There are some Torchwood audio stories that are either unbearably bleak, or impenetrably geeky, requiring you to have watched every episode, read every book, and heard every previous adventure, if you want to know whether you’re on your head or your toes. The Last Beacon is not one of those stories.
Written by and starring Ianto Jones actor, Gareth David-Lloyd, The Last Beacon will speak to everyone who’s ever wanted a promotion, and everyone who’s ever been stuck with a colleague they’re sure doesn’t like them, and who simply won’t stop moaning.
Simply put, it’s the story of Ianto gaining his Torchwood stripes, moving up in the world from the bloke who makes the coffee for the ‘real’ Torchwood team, to a full and active member of that team. It’s an assignment, a test, and an utter joy from start to finish.
It begins when Ianto – clever but grounded Welsh Valleys boy Ianto – takes on the assignment of finding and shutting down a signal beacon from outer space, hidden in the wilds of the South Wales Valleys. This in itself would be fine and dandy: the Valleys make sense to Ianto – even though he’s never knowingly seen without a sharp suit on, and he’s almost absurdly knowledgeable and pernickety about coffee preparation – because he’s from the area. But then, there’s Owen Harper – Torchwood’s medic – who’s roped into going along for the ride. Owen, who’s English in the most sneery way imaginable, and who thinks even Cardiff’s a bit of a yawnfest. In the Valleys. With Ianto.
What David-Lloyd’s script shows here is the potential of Torchwood for character comedy. Putting the puppy dog-enthusiastic Ianto and the sarcastic omni-arse that is Owen together alone for any length of time is going to give you a Torchwood Odd Couple. Put them together in an environment where Ianto feels comfortable, and Owen wants to shoot everybody for their fundamental Welshness, and you have an hour’s worth of diamond-sharp, relatively uncomplicated fun. Along the way there are gang encounters, adventures in Welsh culinary robustness, an atmosphere of Welsh Deliverance, ghost miners, geocaching in the pouring rain and… shape-shifting badgers from outer space. A pretty normal day for Torchwood then, really.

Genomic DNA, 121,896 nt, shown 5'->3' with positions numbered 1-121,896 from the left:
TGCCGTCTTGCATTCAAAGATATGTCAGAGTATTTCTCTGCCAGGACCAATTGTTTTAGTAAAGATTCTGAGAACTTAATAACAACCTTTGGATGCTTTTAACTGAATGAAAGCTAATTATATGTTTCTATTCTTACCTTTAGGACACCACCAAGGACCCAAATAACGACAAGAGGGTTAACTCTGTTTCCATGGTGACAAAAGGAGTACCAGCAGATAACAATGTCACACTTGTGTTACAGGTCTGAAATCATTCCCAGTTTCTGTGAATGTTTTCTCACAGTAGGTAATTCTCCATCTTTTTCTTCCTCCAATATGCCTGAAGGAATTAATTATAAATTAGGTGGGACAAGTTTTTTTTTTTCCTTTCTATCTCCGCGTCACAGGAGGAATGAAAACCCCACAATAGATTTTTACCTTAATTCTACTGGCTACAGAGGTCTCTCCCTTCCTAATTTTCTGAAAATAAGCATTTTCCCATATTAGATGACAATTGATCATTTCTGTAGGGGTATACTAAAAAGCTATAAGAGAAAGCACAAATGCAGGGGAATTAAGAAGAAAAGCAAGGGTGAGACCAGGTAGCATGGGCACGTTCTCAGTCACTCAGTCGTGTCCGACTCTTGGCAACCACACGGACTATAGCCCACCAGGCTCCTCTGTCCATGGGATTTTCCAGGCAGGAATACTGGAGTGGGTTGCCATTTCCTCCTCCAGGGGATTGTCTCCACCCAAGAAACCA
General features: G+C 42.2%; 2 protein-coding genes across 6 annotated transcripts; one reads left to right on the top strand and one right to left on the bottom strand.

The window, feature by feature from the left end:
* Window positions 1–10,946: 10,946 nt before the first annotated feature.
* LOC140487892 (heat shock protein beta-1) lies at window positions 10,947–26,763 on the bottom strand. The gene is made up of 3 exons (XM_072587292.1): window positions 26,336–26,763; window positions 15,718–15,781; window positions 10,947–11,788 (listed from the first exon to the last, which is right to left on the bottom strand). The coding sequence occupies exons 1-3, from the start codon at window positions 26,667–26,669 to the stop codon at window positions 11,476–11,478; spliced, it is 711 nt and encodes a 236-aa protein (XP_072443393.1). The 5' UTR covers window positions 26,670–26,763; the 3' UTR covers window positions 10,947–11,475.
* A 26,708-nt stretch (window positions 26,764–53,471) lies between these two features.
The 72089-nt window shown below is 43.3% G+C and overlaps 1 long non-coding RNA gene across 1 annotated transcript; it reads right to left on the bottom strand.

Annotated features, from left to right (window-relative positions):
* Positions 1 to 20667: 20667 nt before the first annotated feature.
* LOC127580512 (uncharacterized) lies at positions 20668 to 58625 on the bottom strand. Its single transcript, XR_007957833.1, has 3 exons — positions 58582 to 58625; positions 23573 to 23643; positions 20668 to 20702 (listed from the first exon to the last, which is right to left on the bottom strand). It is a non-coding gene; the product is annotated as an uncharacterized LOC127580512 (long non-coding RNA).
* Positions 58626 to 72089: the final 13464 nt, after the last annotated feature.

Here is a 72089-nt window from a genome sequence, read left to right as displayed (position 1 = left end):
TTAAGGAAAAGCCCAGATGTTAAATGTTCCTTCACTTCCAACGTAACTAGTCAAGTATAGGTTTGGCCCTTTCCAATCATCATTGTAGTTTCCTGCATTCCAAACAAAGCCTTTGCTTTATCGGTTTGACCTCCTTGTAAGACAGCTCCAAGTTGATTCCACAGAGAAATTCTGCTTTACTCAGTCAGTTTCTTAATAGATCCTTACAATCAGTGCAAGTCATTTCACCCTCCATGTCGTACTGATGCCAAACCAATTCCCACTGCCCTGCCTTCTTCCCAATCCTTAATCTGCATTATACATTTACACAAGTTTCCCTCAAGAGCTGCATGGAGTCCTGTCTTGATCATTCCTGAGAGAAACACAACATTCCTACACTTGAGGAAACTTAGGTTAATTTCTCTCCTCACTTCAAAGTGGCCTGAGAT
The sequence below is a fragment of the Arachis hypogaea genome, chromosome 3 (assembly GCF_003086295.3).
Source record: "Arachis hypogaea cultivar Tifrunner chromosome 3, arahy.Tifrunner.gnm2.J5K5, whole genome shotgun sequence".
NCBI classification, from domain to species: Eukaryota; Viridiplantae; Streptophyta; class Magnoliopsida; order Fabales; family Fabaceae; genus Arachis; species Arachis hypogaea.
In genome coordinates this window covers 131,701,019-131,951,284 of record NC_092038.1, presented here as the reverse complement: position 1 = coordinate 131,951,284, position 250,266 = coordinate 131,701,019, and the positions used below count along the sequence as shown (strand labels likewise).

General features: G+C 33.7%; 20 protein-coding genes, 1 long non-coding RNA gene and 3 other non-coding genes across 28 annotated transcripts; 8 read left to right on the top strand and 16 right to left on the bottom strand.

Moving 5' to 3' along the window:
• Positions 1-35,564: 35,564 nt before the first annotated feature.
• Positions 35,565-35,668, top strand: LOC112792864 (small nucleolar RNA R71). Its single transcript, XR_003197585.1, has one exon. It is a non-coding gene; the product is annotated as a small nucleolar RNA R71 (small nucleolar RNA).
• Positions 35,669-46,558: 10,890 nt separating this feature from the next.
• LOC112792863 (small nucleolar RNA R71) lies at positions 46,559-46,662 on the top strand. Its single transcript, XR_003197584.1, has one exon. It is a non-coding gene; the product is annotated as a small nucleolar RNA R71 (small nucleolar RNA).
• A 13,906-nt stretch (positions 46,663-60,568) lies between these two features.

Certainly, this is a lighter Torchwood story, skewing to comedy and to a central message rooted in the idea of close communities being lovely and supportive, rather than oppressive and nosy. If the message is a little overplayed towards the end, it’s a forgivable flaw because by the time you get there, you’ve been so richly rewarded with banter between the two fundamentally different viewpoints of Ianto and Owen. Yes, there’s a mystery, and yes, there are alien badgers, mysterious signals, and actually a poignant focus on the important things in life, but the real hardcore value of the piece is in the character-based laughter it rips out of you.
In short, The Last Beacon is a joyful romp in the Valleys with two of Torchwood’s finest: David-Lloyd’s Ianto is the perennial new boy wanting to make good, the optimist, the believer in people, while Burn Gorman’s Owen is a glorious scorched earth misery-guts and a fish very definitely out of his comfortable water. The combination of the two makes for a Torchwood story that is not only more accessible to occasional viewers and listeners than many, but also for a ‘buddy movie’ that recommends itself for a re-listen for the simple pleasure of the relationship.
Torchwood: The Last Beacon is available to buy now exclusively from Big Finish until June 30th 2018, after which date it will also be available from Amazon.co.uk and other leading audiobook retailers.